SMU accepts invitation to Sheraton Hawaii Bowl

Print
Email
|

by GEORGE RIBA / WFAA-TV

Bio | Email

wfaa.com

Posted on December 2, 2009 at 8:26 PM

DALLAS - Mark Twain called Hawaii "the loveliest fleet of islands that lies anchored in any ocean." In three weeks, the Southern Methodist University football team will be there.

"I'm excited about the whole trip," said Emmanuel Sanders, a wide receiver for SMU. "From getting on the plane to playing in a bowl game and possibly go surfing and seeing Pearl Harbor, I'm excited."

SMU was invited to play a bowl game in the islands, and of course, they accepted.

"It is my great honor, on behalf of SMU, I accept the Sheraton Hawaii Bowls invitation," said Steve Orsini, the athletic director at SMU.

His acceptance was made with students and players in attendance at the student center.

SMU's last trip to a bowl game in 1984 was to Hawaii as well. They played Notre Dame that year. It was called the Aloha Bowl back then, and SMU Head Coach June Jones said he remembers being there.

"I might be the only one that's still in this building that was at that game 25 years ago," he said.

But, the road traveled to get where they are today is a trip no university should ever have to take. Back in February 1987, SMU received the toughest penalty ever given a major college football program when they received the death penalty. Coming back from that has been tougher than anyone expected.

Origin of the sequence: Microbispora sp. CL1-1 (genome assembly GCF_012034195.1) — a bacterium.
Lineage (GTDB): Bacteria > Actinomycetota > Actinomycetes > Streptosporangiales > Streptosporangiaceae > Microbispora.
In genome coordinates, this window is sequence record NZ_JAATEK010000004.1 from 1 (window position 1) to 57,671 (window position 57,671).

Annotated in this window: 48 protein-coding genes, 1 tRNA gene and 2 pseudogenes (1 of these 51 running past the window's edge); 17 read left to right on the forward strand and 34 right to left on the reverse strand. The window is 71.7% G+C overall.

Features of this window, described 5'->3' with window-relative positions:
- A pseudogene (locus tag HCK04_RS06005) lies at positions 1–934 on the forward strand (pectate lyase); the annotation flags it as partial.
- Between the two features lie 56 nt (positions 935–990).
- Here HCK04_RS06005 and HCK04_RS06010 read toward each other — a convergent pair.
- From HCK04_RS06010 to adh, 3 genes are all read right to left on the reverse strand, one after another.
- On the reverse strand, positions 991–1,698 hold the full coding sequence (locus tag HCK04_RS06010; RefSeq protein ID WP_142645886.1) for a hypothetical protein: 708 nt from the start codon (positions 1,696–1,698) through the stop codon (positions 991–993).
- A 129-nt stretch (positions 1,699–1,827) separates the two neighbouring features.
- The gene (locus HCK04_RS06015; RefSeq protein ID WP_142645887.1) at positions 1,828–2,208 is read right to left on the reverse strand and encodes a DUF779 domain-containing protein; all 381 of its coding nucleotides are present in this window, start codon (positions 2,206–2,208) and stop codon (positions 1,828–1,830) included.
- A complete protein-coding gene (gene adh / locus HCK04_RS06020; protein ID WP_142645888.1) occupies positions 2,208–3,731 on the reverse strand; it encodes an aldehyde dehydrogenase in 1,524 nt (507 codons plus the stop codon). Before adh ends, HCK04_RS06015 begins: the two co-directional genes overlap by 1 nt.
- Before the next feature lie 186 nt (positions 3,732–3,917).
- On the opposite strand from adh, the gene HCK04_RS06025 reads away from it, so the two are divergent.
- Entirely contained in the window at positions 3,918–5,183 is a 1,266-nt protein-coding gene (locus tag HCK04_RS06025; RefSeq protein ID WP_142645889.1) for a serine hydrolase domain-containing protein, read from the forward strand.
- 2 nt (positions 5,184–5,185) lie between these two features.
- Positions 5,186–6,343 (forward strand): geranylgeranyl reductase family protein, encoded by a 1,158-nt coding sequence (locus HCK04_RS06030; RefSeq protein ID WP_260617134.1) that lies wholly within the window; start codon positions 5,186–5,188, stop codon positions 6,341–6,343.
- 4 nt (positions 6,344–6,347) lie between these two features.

"We put in the time, we put in the effort and I'm glad we could finally bring SMU back to where it once was," said Bryan McCann, a defensive back for SMU. "We're not completely there yet, but we're starting to turn around."

It took the biggest turnaround in the nation to finally turn the corner, converting a one-and-11 season last year into a seven-and-five record this year. Next stop, Hawaii.

"I told them if we win the game we've got no curfew," Jone said. "So, I'm sure they're going to hold me to that."

Twenty five years is a long time for a school not to experience a bowl game. The biggest set back was the death penalty back in the '80s. Steve Orsini, the athletic director may have said it best when he said, "This proves there is life after death."

 E-mail griba@wfaa.com

Print
Email
|